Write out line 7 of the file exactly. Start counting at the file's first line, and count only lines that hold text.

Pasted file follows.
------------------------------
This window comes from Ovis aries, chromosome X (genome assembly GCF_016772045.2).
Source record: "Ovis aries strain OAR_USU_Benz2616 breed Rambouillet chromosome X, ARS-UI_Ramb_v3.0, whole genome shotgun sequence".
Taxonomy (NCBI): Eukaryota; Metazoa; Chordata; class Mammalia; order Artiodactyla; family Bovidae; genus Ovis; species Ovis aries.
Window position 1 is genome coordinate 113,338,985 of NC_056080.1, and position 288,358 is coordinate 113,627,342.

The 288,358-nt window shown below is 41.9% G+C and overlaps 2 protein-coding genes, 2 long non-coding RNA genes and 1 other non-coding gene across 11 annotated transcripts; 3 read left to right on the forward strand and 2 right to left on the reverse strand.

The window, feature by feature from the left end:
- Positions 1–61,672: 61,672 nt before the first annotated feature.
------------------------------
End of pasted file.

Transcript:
- Positions 1–61,672: 61,672 nt before the first annotated feature.